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Picture Show: Palimpsesto Urbano: Mexico City

If Mexico City is a book, then it's one that's constantly being rewritten. For the photographer Brian Rosa the city is in a...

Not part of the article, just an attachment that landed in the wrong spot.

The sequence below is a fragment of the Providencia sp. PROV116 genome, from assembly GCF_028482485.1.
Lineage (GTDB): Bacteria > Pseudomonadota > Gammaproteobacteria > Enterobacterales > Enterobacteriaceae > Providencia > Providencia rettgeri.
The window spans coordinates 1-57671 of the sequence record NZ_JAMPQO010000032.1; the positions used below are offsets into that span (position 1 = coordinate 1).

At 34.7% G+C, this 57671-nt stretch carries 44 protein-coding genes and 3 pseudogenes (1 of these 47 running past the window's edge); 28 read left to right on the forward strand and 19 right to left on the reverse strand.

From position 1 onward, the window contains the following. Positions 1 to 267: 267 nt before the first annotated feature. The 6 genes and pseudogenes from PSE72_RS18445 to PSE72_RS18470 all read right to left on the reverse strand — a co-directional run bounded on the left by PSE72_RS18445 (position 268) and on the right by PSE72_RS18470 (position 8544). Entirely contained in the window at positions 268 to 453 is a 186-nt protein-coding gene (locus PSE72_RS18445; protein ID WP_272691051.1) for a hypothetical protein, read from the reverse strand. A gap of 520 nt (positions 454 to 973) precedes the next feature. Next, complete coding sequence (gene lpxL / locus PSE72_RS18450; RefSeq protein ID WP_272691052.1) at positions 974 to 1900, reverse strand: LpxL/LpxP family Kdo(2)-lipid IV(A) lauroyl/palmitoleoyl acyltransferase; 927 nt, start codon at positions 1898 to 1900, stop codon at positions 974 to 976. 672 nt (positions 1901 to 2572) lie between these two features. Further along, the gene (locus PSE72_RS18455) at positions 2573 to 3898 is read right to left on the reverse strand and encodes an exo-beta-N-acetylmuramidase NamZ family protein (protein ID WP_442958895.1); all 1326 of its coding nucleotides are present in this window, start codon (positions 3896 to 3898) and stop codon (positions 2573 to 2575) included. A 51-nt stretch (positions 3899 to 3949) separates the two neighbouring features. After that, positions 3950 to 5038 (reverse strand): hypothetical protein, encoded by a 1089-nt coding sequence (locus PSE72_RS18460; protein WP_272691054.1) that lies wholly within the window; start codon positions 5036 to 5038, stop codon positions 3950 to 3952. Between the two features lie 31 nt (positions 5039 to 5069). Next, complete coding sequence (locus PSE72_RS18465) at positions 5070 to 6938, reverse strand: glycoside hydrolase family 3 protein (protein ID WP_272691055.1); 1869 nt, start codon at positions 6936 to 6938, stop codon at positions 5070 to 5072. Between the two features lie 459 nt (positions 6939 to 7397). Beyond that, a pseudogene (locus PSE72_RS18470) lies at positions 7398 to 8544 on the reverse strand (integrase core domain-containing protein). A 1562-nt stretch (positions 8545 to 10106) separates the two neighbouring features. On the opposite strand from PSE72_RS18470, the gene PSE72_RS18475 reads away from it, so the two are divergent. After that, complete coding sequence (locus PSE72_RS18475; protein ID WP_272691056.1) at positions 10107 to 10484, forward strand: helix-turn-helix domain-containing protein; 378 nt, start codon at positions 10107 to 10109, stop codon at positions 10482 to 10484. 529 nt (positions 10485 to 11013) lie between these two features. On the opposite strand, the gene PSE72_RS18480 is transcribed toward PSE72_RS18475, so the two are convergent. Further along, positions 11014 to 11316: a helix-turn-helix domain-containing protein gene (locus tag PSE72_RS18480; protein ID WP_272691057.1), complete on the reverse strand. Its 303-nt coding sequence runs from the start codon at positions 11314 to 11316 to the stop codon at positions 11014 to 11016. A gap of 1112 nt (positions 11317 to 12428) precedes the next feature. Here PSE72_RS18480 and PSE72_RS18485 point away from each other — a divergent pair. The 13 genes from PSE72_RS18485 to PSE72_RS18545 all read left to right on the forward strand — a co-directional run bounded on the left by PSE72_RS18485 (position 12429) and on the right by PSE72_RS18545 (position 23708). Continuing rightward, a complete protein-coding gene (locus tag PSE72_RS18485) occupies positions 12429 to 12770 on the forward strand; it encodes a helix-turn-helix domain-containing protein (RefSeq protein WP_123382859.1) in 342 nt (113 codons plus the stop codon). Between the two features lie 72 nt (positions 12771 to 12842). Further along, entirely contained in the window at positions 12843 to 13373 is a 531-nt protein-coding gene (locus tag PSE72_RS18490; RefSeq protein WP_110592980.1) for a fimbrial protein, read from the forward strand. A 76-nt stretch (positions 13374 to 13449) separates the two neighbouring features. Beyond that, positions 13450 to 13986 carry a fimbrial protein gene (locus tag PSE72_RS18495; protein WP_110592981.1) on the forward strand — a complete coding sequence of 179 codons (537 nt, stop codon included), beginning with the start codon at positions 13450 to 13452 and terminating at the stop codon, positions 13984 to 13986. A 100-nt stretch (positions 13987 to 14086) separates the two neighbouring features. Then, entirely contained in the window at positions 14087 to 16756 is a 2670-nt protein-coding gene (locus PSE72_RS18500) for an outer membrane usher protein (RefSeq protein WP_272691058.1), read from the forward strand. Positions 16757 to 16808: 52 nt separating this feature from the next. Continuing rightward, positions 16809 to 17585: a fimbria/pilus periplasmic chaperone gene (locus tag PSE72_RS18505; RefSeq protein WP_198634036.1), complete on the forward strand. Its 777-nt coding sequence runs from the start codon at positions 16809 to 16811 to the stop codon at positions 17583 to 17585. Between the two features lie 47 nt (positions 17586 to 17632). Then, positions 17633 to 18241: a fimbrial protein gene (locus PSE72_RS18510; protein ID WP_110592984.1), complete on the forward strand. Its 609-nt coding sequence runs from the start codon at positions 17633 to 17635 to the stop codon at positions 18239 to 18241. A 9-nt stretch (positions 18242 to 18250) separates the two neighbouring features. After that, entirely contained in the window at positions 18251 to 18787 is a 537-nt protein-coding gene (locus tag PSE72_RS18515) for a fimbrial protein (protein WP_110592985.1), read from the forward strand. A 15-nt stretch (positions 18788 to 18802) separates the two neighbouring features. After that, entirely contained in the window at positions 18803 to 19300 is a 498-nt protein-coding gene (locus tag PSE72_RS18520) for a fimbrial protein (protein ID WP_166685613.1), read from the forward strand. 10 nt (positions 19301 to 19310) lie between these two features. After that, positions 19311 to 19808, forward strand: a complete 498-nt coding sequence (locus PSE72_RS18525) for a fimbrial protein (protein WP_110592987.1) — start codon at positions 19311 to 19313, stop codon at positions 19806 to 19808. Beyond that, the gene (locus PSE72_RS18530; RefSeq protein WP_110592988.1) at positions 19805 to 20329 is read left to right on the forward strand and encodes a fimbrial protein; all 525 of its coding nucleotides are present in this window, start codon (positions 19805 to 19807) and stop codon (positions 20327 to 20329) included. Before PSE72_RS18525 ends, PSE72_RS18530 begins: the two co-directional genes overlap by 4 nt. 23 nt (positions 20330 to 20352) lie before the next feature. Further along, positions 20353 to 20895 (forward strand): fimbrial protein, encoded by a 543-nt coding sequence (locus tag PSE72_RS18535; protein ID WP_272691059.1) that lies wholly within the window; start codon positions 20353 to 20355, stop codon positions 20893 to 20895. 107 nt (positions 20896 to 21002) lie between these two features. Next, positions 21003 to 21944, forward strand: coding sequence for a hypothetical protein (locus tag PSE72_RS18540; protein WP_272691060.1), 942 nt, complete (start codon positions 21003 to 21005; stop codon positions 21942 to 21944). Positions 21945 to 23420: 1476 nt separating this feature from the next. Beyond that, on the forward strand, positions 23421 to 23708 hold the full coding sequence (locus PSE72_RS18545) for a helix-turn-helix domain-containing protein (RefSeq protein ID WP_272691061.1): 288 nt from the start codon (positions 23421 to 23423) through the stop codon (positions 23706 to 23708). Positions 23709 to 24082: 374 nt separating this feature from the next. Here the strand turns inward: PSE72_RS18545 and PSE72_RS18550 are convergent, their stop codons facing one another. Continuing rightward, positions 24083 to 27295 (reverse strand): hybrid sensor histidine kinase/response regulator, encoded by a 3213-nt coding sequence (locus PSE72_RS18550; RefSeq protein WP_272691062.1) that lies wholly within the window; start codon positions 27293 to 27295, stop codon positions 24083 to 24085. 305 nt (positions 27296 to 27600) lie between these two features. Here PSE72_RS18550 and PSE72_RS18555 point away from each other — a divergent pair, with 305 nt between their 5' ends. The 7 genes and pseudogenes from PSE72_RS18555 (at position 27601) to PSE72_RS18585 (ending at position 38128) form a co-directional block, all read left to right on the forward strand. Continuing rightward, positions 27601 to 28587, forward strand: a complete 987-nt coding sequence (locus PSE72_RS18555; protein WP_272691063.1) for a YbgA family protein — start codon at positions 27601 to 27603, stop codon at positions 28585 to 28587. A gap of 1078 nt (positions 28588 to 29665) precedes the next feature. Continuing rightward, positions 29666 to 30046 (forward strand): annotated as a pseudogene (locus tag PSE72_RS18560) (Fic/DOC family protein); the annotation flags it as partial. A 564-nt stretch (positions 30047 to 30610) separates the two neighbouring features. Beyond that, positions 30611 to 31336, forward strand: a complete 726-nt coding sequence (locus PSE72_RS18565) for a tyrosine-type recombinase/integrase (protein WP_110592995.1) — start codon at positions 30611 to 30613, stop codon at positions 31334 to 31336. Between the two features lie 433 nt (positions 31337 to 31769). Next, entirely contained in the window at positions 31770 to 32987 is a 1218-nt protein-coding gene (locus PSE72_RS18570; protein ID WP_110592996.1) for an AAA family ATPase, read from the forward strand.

If Mexico City is a book, then it's one that's constantly being rewritten. For the photographer Brian Rosa the city is in a constant state of flux and reinvention-never completely finished; never completely reinvented. He began photographing the place while living there on a research fellowship focusing on the large scale planning that occurred in Mexico City leading up to the national Centennial Celebration of 1910. Seeing a discrepancy between "the rigid central planning of [that era] and the current chaos of informal settlements and economies," Rosa says that he "ended up trying to reconcile these two conflicting histories, which have both manifested themselves heavily on the built environment."The resulting series, "Palimpsesto Urbano: Mexico City," is not intended to be a comprehensive visual catalog of the city; rather, it calls attention to the city's constant state of evolution-pairing the permanent with the transitory. "I can only say that Mexico City is a place of contrasts-be they aesthetic, socioeconomic, or otherwise," says Rosa. "I expected these incongruities, but for them to be more spatially separate. To live in Mexico City is to cross countless invisible borders every day; to be constantly barraged with all things-beautiful and ugly, banal, and remarkable-that this world has to offer."

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